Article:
Joyce Highlights Dire Need to Continue Battling Opioid Crisis Amid COVID-19 Pandemic in Letter to POTUS

May 09, 2020
Opioid Crisis

BAINBRIDGE – Yesterday, Congressman Dave Joyce (OH-14) sent a letter to President Trump, highlighting how the unique circumstances surrounding the coronavirus pandemic have exacerbated the opioid crisis and made fighting the scourge of addiction much more difficult. In the letter, Joyce asks that the Administration make resources available to mitigate the detrimental impact the pandemic has had on our nation’s ability to combat the opioid crisis.

“As our nation grapples with the unprecedented challenges created by the COVID-19 pandemic, another public health emergency continues to devastate communities across our country: the opioid crisis,” said Joyce. “While significant progress has been made in our battle against this crisis, like drug overdose deaths dropping last year for the first time since 1990, we are now at risk of seeing that progress become undone. As we continue the urgent work of slowing the spread of COVID-19, we must commit ourselves to mitigating the detrimental impact this deadly virus has had on our ability to combat the opioid crisis. I stand ready to work with the President, my colleagues in Congress, and officials at the Substance Abuse and Mental Health Administration, Centers for Disease Control and Prevention, and the National Institute for Drug Abuse so we can keep our communities safe from the opioid crisis’ tragic path of addiction.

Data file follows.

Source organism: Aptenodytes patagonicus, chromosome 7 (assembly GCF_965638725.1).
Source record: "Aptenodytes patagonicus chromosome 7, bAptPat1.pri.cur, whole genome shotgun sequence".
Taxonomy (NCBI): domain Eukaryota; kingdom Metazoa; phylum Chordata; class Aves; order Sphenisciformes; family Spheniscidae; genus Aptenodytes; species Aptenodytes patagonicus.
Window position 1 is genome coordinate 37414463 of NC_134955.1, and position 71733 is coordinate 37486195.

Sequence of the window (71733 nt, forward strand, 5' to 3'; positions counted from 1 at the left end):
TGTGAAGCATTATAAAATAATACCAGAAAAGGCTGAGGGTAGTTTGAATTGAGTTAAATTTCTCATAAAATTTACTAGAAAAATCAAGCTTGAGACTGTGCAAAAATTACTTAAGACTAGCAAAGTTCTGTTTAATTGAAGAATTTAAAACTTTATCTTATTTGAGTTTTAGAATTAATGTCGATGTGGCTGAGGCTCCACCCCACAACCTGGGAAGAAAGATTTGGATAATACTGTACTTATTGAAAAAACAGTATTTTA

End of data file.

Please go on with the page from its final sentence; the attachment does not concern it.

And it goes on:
In his letter, Joyce notes that while social distancing measures have no doubt been necessary to slow the spread of COVID-19, we must recognize that:

  • recovery from addiction is especially trying during months of social isolation and heightened anxiety;
  • resources for recovering individuals have become harder to access as many peer-support group meetings and face-to-face visits with addiction professionals have been put on hold;
  • community health centers, which provide essential treatment and recovery services, have seen revenues decline sharply, inhibiting their ability to operate at full strength and serve the individuals who rely on their support; and
  • current conditions have made it harder for those battling opioid addiction to access opioid antagonists like buprenorphine and naloxone. 

You can read the full text of Joyce’s letter here.

Counties across Ohio have reported increases in overdoses and overdose-related deaths during the COVID-19 pandemic. From January to April 15, Franklin County saw a 50% increase in fatal overdoses with 62 people dying of overdoses in the month of April alone. Montgomery County officials reported 37 overdoses in March, the county’s highest monthly total in three years. In that same month, another 35 overdoses were reported in Hamilton County. Coshocton County had 10 overdose deaths between March 15 and April 15, more than double the amount over the same timeframe last year.



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